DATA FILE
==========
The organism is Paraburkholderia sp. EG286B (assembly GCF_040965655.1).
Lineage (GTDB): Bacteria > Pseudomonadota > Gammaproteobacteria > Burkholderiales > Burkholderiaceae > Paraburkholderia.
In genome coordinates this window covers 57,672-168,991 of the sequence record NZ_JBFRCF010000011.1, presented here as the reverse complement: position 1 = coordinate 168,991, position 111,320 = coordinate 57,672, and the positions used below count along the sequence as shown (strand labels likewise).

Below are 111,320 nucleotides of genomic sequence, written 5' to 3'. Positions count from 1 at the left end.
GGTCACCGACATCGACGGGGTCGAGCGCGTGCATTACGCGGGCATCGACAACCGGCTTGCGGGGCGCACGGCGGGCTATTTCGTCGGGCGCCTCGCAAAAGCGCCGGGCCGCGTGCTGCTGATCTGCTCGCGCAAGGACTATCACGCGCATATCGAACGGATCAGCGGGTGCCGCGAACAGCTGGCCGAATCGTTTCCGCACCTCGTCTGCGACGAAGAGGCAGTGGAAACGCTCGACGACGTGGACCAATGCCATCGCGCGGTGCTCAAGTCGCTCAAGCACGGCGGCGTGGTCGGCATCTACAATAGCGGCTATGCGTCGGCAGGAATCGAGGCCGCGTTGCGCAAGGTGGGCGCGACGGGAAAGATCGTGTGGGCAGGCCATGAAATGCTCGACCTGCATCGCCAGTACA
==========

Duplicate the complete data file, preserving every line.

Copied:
The organism is Paraburkholderia sp. EG286B (assembly GCF_040965655.1).
Lineage (GTDB): Bacteria > Pseudomonadota > Gammaproteobacteria > Burkholderiales > Burkholderiaceae > Paraburkholderia.
In genome coordinates this window covers 57,672-168,991 of the sequence record NZ_JBFRCF010000011.1, presented here as the reverse complement: position 1 = coordinate 168,991, position 111,320 = coordinate 57,672, and the positions used below count along the sequence as shown (strand labels likewise).

Below are 111,320 nucleotides of genomic sequence, written 5' to 3'. Positions count from 1 at the left end.
GGTCACCGACATCGACGGGGTCGAGCGCGTGCATTACGCGGGCATCGACAACCGGCTTGCGGGGCGCACGGCGGGCTATTTCGTCGGGCGCCTCGCAAAAGCGCCGGGCCGCGTGCTGCTGATCTGCTCGCGCAAGGACTATCACGCGCATATCGAACGGATCAGCGGGTGCCGCGAACAGCTGGCCGAATCGTTTCCGCACCTCGTCTGCGACGAAGAGGCAGTGGAAACGCTCGACGACGTGGACCAATGCCATCGCGCGGTGCTCAAGTCGCTCAAGCACGGCGGCGTGGTCGGCATCTACAATAGCGGCTATGCGTCGGCAGGAATCGAGGCCGCGTTGCGCAAGGTGGGCGCGACGGGAAAGATCGTGTGGGCAGGCCATGAAATGCTCGACCTGCATCGCCAGTACA